With a quick fix of punctuation, it's much easier to understand your question. You are asking about the chapter of Chesapeake entitled "Voyage Seven: 1811." It is a unique voyage of the novel because it doesn't have any of the main characters in it (which include many families from the Chesapeake Bay area! The traveler on voyage seven is a farmer named Applegarth who becomes entranced with his own assumption of how the Chesapeake Bay area of Pennsylvania was formed: ice. Note the following quotation:
He saw clearly one fact: that the ice sheet must have contained within it an enormous quantity of water, and when the ice finally melted, that water must have formed a gigantic river, parent to the present Susquehanna. And that river, nothing else, had reamed out the Chesapeake Bay and deposited the silt which had become, in time, the Eastern Shore.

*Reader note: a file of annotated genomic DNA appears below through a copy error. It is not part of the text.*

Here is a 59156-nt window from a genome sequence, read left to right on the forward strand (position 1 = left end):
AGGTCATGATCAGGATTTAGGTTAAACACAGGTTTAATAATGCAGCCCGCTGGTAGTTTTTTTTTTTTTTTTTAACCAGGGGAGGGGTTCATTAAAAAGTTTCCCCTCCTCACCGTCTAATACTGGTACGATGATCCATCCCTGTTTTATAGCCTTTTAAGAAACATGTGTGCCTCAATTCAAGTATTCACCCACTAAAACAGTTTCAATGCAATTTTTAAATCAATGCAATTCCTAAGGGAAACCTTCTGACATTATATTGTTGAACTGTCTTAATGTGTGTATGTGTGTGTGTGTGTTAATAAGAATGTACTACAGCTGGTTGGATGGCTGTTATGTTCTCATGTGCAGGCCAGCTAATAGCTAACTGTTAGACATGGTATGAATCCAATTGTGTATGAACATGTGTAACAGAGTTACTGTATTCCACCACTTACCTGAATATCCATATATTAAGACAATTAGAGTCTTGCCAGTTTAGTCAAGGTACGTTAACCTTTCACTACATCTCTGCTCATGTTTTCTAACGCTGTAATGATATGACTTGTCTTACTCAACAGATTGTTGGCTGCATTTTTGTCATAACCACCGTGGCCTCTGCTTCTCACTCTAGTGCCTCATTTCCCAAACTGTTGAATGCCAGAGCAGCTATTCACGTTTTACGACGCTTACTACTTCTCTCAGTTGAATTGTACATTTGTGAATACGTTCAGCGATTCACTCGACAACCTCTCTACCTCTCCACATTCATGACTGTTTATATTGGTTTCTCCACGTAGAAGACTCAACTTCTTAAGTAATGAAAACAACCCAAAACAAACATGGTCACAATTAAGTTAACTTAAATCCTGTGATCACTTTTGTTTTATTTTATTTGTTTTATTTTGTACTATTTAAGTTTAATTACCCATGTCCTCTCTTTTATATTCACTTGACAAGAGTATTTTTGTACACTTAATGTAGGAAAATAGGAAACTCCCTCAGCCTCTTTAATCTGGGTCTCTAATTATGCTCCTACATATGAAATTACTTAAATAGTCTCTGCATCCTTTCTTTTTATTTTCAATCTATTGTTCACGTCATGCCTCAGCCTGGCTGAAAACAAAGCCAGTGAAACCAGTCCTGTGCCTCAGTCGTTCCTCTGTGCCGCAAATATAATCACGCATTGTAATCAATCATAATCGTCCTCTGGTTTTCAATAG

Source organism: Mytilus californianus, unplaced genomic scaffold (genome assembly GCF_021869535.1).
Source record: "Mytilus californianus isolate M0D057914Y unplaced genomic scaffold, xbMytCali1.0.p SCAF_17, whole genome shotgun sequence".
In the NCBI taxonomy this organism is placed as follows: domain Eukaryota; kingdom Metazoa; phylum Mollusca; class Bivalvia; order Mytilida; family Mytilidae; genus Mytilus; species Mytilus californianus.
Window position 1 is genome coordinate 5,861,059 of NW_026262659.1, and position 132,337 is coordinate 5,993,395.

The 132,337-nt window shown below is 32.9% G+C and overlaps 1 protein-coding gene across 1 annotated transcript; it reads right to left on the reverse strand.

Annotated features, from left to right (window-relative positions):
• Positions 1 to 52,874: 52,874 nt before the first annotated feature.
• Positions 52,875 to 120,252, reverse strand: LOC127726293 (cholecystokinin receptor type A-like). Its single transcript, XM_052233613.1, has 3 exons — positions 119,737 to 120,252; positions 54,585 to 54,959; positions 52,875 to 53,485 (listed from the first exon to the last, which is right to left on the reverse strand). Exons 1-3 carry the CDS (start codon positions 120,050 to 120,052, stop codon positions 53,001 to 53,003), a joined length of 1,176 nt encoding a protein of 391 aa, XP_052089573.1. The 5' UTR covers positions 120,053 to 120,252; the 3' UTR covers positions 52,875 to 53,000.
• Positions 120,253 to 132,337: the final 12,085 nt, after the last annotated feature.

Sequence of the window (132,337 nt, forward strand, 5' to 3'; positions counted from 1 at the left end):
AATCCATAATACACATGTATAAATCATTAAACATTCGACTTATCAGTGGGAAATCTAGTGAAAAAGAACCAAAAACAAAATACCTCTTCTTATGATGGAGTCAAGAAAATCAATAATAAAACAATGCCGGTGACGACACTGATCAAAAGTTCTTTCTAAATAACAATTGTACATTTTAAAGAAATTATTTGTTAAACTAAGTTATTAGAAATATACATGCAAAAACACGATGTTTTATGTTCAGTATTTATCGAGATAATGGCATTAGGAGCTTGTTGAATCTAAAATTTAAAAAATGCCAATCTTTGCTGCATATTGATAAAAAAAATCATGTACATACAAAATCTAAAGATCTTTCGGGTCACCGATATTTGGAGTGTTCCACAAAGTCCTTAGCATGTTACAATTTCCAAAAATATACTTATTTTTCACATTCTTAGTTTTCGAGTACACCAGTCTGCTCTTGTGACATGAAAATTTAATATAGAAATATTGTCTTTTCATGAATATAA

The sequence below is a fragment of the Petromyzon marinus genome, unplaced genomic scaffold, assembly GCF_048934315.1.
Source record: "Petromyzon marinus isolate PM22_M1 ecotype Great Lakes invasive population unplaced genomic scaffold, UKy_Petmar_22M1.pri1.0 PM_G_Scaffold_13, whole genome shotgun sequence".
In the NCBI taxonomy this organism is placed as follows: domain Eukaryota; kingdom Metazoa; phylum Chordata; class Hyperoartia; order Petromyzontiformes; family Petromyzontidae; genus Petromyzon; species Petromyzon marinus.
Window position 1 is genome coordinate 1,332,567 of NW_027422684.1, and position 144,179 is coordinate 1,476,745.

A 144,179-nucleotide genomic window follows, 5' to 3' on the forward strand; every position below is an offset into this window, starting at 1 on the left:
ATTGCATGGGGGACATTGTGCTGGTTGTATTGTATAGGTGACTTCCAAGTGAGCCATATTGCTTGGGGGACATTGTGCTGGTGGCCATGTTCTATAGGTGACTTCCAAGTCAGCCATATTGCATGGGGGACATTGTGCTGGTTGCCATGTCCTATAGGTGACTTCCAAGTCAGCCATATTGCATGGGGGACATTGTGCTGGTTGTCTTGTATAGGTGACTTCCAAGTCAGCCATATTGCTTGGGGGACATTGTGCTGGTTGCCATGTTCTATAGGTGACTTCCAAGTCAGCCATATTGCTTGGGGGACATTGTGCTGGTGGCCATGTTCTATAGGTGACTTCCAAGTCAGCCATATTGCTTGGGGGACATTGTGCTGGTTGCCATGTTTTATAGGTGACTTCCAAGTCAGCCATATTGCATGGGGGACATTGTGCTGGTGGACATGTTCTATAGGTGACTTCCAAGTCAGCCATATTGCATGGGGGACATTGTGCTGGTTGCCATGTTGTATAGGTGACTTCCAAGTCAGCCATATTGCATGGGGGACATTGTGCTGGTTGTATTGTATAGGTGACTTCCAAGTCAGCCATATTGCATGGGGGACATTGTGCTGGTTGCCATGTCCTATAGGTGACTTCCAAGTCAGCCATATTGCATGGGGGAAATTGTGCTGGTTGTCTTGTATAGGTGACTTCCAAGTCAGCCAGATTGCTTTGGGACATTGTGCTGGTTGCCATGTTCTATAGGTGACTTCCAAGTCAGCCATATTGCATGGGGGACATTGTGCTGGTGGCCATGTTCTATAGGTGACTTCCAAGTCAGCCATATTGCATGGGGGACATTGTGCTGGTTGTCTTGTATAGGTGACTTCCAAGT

The farmer of voyage seven became obsessed with tracing the river to its source with only a hunter from the area as a guide. When he found the source, it was a bit anticlimactic, with there being a meadow and only a "slow accumulation of moisture." It wasn't the huge ice flow he was expecting. Still, Applegarth wrote down his travels in a book called To the Ice age which contained (instead of lots of scientific facts) lots of observation of the Chesapeake Bay Area.